Loans create deposits but so do govt spending and transfers. But as a general example of what happens, when a bank takes in a deposit that deposit has either been created by the bank, in which case the accounting is internal, or by another bank. If by another bank then the deposit gets transferred from one bank to the other through clearing, first netting and then through the payments system.

The bank losing the deposit has its reserve account at the cb marked down and the bank gaining the deposit has its reserve account marked up. Both bank make corresponding entries on customer accounts, decreasing the liabilities of the bank losing the deposit and increasing the liabilities of the bank gaining the deposit.

F. Beard said...

I assume ultimately all deposits came from loans?

No. Money from the monetary sovereign (fiat) is spent into existence and becomes both a deposit and reserve increase when it is deposited into a bank.

BTW, all money should be spent, not lent, into existence so that deflation is not built-in to money creation. Common stock is one private money form that can be spent into existence but why "share" when one, if "creditworthy", can legally steal instead?

Tom Hickey said...

The significant point from the POV of MMT is that loans extended create a stock on consolidated bank balance sheet and corresponding to the stock of loans is a stock of deposits. The deposits are a constituent of the money supply — M1 includes demand deposits, and M2 includes both demand and time deposits. Since loans show up on the LHS of the balance sheet and deposits on the RHs, these net to zero.

What this means is that event though deposits get transferred around the system, the balance of loans and deposits does not change. It remains zero. It also remains zero when a loan is paid down and the stock decreases, or when a new loan is made and the stock increases. Always net zero by the rules of double entry accounting. In other words, total net savers match total net borrowers. There can be no net saving in aggregate in this closed system of bank lending.

If a bank needs to obtain reserves from the Fed, it does so by borrowing. Again net zero. The banking system doesn't create any currency.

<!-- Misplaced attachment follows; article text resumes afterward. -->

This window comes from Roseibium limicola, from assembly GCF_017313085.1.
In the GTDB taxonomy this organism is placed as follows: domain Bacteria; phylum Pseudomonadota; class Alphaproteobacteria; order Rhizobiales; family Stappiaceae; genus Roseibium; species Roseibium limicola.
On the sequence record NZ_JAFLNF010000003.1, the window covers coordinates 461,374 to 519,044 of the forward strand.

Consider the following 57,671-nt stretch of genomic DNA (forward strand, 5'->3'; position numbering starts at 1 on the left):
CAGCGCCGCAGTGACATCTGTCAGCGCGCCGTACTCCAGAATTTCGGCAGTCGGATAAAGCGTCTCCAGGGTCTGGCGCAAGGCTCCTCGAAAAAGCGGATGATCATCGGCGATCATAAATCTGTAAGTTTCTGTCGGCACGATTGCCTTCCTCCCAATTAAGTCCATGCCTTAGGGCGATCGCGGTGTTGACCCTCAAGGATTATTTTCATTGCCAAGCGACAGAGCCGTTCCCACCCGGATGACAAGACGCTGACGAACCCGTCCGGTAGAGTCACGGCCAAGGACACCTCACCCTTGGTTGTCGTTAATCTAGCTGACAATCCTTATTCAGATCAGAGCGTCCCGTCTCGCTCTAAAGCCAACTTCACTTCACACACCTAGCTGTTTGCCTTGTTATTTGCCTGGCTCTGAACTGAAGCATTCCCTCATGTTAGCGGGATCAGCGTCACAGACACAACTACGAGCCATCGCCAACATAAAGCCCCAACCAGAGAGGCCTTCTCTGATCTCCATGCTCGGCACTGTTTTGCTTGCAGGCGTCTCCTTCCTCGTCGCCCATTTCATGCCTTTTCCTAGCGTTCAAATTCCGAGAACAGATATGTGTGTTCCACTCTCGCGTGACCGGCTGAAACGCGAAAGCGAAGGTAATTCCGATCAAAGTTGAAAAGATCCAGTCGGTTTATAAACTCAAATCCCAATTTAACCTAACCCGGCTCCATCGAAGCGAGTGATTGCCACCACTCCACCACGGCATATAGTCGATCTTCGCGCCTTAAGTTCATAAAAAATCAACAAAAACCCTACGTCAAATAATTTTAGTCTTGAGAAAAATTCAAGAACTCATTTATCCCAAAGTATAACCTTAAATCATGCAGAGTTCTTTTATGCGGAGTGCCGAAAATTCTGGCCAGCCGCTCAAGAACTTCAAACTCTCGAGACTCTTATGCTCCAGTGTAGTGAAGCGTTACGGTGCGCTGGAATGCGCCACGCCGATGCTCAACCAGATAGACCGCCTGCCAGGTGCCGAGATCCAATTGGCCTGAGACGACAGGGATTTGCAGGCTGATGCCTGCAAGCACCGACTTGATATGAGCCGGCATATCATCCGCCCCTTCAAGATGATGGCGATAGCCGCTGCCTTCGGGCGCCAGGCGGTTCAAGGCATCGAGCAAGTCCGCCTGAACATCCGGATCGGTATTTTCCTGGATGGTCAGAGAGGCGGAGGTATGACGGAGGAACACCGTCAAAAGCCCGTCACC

However, when govt spends and transfers, then deposits increase and reserves are credited to banks' reserve accounts. Since there is no bank loan corresponding to these deposits, nor do the banks borrow reserves from the Fed in this case, the net is positive. Although the flow may be negative for the period if govt taxes more than it injects, the stock is virtually always positive, since govts virtually never withdraw the total of what they have injected.

This stock whose net is greater than zero is the consolidated non-govt saving of net financial assets in aggregate.

F. Beard said...

The banking system doesn't create any currency. Tom Hickey

You're forgetting "open market purchases" and when the central bank buys anything other than sovereign debt it is potentially creating currency since it may not be able to sterilize the "temporary" currency it uses to buy things with should the asset fall in value.

And btw, the instantaneous creation of new purchasing power say, for a 30 year mortgage, cannot be properly balanced by the destruction of that purchasing power over the next ~10 years. It is mere accounting sophistry to pretend otherwise. But hey, banking is historically rooted in embezzling so what's new?

F. Beard said...

But if bank credit creation is a legitimate form of purchasing power creation then the banks should need no government privileges YET they do.

How many ways do the banks have to be wrong before some will quit defending them?

Ralph Musgrave said...

F.Beard,

I don’t agree that private banks need government privileges. A bank could set up in a barter economy, and simply accept collateral and dish out Monopoly money to borrowers. As long as most people trusted the bank, that monetary system would work. No monetary base would be needed.

F. Beard said...

Ralph,

1) Why would anyone want to borrow the bank's money?
2) Where will the aggregate interest come from? Unless the bank agrees to recycle 100% of it?
3) Even if 100% of the interest is recycled why should the banker get something for nothing?

Now the members of the barter community could instead set up a common stock store and sell the goods they want to sell in exchange for new shares at a price the common stock holders vote upon.

Dan Kervick said...

The interest payments associated with a bank loan do go on the bank's balance sheet under assets. They are "interest receivable", and are accrued before the interest is paid. If the interest payment is due in the current accounting period, the interest receivable is a current asset. If it is due at some point beyond the current period, it is a non-current asset.

Obviously, if a lender receives a promissory note for $100,000 principle and 50% interest, they are in possession of a larger asset than a lender that receives a promissory note for $100,000 in principle and 5% interest.

Dan Kervick said...